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School Construction Imminent? Consider Impact on LRE

Special Ed Connection

September 25, 2006

Most of the time, parents advocate for more modern and spacious schools for their children. But an advocacy group and parents of students with disabilities are clashing over a Wisconsin county's plan to build a new $22 million special education facility to replace the Lakeland School.

This recent activity shows you should consider how new facilities will affect your district's placement offerings before school construction gets under way. Also, consider how parents might react to potential building changes in your district and obtain their feedback.

In Disability Rights Wisconsin Inc. v. Walworth County Board of Supervisors, parents and Disability Rights Wisconsin claim Walworth County's plan to build a larger school for students with disabilities translates to a plot to segregate more students with disabilities. The lawsuit seeks to have the county stop all development projects related to the new school and place students with disabilities in the most integrated environments.

In the other corner, 100 families have filed a complaint with OCR in Chicago and OSERS in Washington, D.C., against the advocacy group. They state that eliminating the specialized school would violate their children's right to a "continuum of alternative placements" and the right for parents to choose what's best for their children -- even if that means a highly restrictive placement.

According to the LRE mandate, districts must educate children with special needs alongside nondisabled children to the maximum extent appropriate. But, according to the mandate, districts also have to provide a continuum of placements that includes everything from full-day inclusion in a regular classroom with support services to full-day exclusion.

"It's an interesting dilemma," said Susan C. Freedman, an attorney who represents school districts with Shipman & Goodwin LLP in Hartford, Conn. "Both sides are trying to protect what they perceive as the appropriate implementation of the IDEA."

Get beyond assumptions

The problem with those fighting against the construction, Freedman said, is that the opponents assume the district will favor more restrictive placements for students with special needs once there is a new building.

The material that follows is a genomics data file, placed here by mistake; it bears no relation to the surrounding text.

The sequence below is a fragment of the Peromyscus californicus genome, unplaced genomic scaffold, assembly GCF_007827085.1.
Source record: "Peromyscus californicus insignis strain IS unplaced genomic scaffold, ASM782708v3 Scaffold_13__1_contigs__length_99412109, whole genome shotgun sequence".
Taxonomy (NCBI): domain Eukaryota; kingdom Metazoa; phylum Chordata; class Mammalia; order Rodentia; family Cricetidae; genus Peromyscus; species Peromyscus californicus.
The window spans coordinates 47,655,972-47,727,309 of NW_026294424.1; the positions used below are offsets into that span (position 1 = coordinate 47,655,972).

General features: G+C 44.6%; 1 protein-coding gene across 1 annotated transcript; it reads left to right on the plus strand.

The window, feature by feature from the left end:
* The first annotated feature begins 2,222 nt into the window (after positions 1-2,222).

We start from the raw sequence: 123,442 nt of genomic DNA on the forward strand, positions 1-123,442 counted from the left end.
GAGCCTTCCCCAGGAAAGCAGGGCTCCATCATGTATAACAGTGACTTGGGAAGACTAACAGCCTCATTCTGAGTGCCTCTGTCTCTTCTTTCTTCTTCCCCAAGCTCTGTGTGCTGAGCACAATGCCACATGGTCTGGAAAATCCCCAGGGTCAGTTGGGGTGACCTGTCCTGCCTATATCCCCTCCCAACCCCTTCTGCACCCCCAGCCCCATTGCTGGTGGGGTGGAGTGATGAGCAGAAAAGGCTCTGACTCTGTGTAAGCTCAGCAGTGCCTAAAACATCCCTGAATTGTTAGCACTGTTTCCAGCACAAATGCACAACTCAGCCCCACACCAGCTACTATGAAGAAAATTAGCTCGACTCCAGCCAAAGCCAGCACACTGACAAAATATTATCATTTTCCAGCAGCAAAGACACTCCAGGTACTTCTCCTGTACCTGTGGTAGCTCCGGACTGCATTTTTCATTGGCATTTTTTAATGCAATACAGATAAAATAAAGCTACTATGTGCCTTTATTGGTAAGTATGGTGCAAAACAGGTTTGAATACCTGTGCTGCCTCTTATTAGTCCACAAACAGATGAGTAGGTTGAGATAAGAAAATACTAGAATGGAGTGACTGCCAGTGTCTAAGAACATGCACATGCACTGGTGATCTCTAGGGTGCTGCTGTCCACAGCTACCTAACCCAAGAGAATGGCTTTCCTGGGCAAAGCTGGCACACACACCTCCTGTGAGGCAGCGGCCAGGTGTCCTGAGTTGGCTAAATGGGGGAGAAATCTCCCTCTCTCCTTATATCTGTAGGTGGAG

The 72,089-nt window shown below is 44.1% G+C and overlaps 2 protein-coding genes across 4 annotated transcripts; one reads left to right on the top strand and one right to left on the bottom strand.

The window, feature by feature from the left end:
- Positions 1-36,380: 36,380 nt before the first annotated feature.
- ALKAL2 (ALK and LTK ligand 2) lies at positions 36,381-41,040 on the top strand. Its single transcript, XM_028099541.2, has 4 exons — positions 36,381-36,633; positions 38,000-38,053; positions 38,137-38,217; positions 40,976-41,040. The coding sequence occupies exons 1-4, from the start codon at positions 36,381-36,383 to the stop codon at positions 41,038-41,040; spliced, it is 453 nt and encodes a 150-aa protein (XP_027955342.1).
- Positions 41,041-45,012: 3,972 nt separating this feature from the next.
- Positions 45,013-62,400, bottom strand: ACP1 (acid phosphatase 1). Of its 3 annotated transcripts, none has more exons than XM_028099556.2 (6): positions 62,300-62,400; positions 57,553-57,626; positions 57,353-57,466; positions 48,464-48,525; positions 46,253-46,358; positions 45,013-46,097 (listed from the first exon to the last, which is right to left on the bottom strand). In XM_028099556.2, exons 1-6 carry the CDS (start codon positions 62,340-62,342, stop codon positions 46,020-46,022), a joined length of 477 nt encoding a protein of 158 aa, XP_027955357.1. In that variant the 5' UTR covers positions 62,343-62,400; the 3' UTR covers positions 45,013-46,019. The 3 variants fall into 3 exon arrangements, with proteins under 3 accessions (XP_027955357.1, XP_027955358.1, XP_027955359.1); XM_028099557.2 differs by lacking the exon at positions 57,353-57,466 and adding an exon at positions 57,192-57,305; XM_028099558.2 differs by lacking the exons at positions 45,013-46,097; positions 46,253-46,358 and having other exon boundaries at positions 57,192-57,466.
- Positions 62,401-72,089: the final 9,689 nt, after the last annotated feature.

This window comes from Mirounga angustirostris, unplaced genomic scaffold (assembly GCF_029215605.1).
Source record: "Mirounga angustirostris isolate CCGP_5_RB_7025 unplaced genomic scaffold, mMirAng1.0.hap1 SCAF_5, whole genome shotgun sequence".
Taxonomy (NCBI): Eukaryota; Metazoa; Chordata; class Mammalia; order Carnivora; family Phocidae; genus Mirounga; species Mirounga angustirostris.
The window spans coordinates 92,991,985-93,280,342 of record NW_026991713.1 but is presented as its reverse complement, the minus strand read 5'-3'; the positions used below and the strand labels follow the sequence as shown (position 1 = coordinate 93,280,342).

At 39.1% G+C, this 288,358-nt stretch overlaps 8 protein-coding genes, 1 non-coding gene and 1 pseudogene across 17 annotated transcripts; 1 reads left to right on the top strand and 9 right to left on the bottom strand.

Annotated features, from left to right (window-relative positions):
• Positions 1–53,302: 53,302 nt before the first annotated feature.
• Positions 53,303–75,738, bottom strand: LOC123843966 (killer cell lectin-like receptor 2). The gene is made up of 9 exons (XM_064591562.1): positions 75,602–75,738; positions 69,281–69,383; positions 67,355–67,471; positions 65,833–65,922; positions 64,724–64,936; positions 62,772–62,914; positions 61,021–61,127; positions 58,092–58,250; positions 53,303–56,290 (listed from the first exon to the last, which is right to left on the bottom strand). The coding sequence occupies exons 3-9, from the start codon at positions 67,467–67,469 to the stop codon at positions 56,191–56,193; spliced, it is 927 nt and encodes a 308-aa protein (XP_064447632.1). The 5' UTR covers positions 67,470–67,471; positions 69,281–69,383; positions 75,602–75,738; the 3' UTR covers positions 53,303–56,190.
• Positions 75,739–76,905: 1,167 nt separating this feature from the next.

"You can't categorically decide that the mere building of a facility will violate LRE," she said. "The only way districts can violate it is if we find upon review of several cases that the district is using the facility as an excuse not to offer an inclusive education to those students who can learn in an inclusive setting."

Before starting a construction project, you should hold public forums for parents and community members where you assert your intentions to continue an individual assessment of each child to determine appropriate placement, Freedman said. Demonstrating your dedication to the placement process early on can ease the concerns of those suspicious of your motives.

"A district should discuss that a new building will be just a part of a continuum of services and assure parents that no child will go into that building without going through the placement process with the IEP team," she said. "They have to assure parents, 'We're not going to be dumping kids into this facility.'"

Discuss everyone's rights

You also should remind parents of their procedural safeguard rights and explain that you won't be able to put any placement decision into place without their approval, Freedman said. That may diffuse their defensiveness and allow them to see the building as a positive addition for those students who need more intense services.

But you also should inform parents that districts have the right to regionalize services, said Rochelle S. Eisenberg, an attorney who represents school districts with Hodes, Ulman, Pessin & Katz in Towson, Md. If four children require the same small multisensory, language-rich environment all day, for example, a district can group these children together to use staffers and materials more efficiently. A new building may be in order if there isn't a wing of an existing school suitable for these children.

"You can't arbitrarily put all children in one building just because they have an IEP," Eisenberg said. "But some children with intense sensory needs may need something very quiet and can't be in the hallways with a lot of other children."

Jeffrey Spitzer-Resnick, the managing attorney for Disability Rights Wisconsin, said the advocacy group and parents probably would not have filed suit if the school board were planning to build a small facility.

They think that would allow more students with disabilities to be integrated instead of being kept in their own facility. The Lakeland School is about 105,000 square feet. The county plans call for the new school to be larger by about another 48,000 feet.

Look at each child individually

In Walworth County, 11 percent of children with disabilities are segregated, which is a notably higher percentage than other districts in the state, the advocacy group's complaint said. But your district may segregate more or less students depending on their individual needs. That's why it's important to have diverse placement options available.

"The more of a continuum a school system can offer, the better it will be for everyone," Eisenberg said.

Cara Nissman Kraft covers inclusive and early childhood education issues for LRP Publications.

Reprinted with permission from Special Ed Connection™. Copyright 2006 by LRP Publications, PO Box 24668, West Palm Beach, FL 33416-4668. All rights reserved. For more information on Special Ed Connection™ please visit or call 1-800-341-7874.

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